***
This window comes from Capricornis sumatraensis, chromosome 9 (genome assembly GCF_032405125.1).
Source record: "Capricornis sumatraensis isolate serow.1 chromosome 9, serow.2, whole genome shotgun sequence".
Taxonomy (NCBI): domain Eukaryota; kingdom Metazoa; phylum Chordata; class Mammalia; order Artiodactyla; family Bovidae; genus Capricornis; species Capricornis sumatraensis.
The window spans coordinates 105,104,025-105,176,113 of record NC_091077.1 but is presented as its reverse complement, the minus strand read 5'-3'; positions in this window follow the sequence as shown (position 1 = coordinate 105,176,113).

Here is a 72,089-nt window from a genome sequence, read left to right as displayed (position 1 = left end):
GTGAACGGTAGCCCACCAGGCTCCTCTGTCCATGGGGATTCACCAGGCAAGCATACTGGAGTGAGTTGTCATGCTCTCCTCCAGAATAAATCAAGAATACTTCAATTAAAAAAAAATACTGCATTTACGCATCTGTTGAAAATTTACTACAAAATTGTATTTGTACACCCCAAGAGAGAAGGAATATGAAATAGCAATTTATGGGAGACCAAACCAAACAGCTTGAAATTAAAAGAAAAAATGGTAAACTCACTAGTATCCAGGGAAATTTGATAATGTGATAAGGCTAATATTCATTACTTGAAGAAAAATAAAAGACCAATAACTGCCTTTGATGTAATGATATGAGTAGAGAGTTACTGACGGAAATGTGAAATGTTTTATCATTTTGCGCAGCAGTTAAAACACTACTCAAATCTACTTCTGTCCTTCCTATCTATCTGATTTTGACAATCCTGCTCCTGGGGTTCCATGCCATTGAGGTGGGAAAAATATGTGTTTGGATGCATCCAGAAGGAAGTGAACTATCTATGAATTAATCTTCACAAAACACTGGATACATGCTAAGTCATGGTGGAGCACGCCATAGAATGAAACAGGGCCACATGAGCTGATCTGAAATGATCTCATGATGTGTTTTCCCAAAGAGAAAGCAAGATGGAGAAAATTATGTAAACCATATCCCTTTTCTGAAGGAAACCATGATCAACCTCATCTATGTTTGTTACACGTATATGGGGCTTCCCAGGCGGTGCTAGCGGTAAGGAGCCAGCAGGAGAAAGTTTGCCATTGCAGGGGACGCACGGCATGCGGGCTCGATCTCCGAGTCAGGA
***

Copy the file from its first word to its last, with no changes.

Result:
This window comes from Capricornis sumatraensis, chromosome 9 (genome assembly GCF_032405125.1).
Source record: "Capricornis sumatraensis isolate serow.1 chromosome 9, serow.2, whole genome shotgun sequence".
Taxonomy (NCBI): domain Eukaryota; kingdom Metazoa; phylum Chordata; class Mammalia; order Artiodactyla; family Bovidae; genus Capricornis; species Capricornis sumatraensis.
The window spans coordinates 105,104,025-105,176,113 of record NC_091077.1 but is presented as its reverse complement, the minus strand read 5'-3'; positions in this window follow the sequence as shown (position 1 = coordinate 105,176,113).

Here is a 72,089-nt window from a genome sequence, read left to right as displayed (position 1 = left end):
GTGAACGGTAGCCCACCAGGCTCCTCTGTCCATGGGGATTCACCAGGCAAGCATACTGGAGTGAGTTGTCATGCTCTCCTCCAGAATAAATCAAGAATACTTCAATTAAAAAAAAATACTGCATTTACGCATCTGTTGAAAATTTACTACAAAATTGTATTTGTACACCCCAAGAGAGAAGGAATATGAAATAGCAATTTATGGGAGACCAAACCAAACAGCTTGAAATTAAAAGAAAAAATGGTAAACTCACTAGTATCCAGGGAAATTTGATAATGTGATAAGGCTAATATTCATTACTTGAAGAAAAATAAAAGACCAATAACTGCCTTTGATGTAATGATATGAGTAGAGAGTTACTGACGGAAATGTGAAATGTTTTATCATTTTGCGCAGCAGTTAAAACACTACTCAAATCTACTTCTGTCCTTCCTATCTATCTGATTTTGACAATCCTGCTCCTGGGGTTCCATGCCATTGAGGTGGGAAAAATATGTGTTTGGATGCATCCAGAAGGAAGTGAACTATCTATGAATTAATCTTCACAAAACACTGGATACATGCTAAGTCATGGTGGAGCACGCCATAGAATGAAACAGGGCCACATGAGCTGATCTGAAATGATCTCATGATGTGTTTTCCCAAAGAGAAAGCAAGATGGAGAAAATTATGTAAACCATATCCCTTTTCTGAAGGAAACCATGATCAACCTCATCTATGTTTGTTACACGTATATGGGGCTTCCCAGGCGGTGCTAGCGGTAAGGAGCCAGCAGGAGAAAGTTTGCCATTGCAGGGGACGCACGGCATGCGGGCTCGATCTCCGAGTCAGGA